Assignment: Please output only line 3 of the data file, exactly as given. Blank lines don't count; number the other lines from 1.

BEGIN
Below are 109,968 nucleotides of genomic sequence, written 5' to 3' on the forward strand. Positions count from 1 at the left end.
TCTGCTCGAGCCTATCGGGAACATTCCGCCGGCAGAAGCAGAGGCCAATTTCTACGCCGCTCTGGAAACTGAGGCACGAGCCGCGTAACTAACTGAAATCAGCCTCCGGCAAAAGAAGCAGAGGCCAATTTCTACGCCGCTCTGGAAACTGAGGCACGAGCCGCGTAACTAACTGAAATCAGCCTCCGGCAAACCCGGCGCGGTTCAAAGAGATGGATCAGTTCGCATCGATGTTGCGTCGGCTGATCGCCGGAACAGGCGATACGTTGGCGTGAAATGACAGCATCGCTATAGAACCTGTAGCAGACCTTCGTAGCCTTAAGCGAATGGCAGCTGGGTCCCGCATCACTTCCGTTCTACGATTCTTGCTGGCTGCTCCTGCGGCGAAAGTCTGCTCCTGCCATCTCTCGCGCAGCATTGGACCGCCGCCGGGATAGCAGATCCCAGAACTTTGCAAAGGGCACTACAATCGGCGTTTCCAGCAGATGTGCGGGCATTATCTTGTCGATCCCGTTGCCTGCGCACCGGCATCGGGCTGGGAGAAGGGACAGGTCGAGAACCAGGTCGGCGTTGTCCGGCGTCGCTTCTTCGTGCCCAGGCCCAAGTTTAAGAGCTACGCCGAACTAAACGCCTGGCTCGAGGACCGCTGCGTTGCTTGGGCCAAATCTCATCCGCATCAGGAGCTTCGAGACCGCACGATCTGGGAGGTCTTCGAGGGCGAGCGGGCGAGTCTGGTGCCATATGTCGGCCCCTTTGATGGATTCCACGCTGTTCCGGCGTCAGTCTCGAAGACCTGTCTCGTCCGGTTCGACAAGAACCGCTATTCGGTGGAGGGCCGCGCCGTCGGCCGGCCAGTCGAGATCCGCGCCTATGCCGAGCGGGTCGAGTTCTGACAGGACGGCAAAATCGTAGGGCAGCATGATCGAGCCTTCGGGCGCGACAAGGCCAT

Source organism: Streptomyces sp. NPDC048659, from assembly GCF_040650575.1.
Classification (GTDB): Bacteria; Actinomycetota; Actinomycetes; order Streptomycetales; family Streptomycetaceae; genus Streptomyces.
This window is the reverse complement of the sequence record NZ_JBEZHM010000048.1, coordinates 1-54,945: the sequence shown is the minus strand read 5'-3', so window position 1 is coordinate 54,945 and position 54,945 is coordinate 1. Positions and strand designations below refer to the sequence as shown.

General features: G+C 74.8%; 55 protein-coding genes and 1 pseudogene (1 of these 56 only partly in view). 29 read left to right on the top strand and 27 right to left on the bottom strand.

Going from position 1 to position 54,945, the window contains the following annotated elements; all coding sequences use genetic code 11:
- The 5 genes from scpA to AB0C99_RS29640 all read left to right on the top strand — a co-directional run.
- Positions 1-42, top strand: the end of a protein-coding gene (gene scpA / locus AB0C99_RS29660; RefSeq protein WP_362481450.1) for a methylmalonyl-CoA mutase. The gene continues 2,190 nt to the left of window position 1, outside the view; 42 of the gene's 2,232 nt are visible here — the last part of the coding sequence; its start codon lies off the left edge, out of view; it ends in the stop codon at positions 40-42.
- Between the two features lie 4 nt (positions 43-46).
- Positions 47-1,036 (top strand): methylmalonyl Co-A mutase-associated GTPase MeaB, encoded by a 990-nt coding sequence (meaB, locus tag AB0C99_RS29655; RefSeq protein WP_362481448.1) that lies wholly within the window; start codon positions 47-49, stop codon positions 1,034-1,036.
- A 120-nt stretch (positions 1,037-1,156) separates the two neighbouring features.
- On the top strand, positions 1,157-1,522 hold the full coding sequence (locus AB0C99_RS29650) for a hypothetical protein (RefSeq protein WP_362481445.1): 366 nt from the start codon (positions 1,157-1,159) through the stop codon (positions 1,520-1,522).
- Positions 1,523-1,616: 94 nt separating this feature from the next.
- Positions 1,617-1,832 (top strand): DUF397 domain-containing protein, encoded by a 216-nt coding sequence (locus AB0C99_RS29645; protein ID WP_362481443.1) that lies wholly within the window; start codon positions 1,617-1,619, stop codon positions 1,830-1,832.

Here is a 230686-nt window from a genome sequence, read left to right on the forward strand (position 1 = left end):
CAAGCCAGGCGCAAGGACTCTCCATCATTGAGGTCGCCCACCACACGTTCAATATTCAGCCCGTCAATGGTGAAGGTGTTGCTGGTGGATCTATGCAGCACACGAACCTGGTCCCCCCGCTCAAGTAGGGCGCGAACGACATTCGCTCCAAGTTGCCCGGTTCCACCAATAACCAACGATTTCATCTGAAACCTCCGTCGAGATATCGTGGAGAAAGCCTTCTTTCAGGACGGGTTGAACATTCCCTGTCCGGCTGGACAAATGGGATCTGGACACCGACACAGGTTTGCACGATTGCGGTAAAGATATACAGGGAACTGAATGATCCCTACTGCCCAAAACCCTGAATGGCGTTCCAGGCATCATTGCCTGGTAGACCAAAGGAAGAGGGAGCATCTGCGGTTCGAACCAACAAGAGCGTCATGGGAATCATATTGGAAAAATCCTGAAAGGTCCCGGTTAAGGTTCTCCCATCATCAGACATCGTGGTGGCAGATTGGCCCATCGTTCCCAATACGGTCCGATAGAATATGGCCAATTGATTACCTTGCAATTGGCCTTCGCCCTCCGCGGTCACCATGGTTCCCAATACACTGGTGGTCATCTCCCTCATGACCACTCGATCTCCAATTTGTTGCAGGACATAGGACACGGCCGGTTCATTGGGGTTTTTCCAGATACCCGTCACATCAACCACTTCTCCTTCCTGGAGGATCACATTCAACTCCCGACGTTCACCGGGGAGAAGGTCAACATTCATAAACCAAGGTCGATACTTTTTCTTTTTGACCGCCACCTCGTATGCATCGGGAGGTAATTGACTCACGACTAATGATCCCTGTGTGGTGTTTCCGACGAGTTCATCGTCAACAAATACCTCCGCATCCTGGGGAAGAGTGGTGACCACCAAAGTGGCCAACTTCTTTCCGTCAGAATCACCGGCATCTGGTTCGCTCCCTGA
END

Source organism: Streptomyces sp. NPDC048659, from assembly GCF_040650575.1.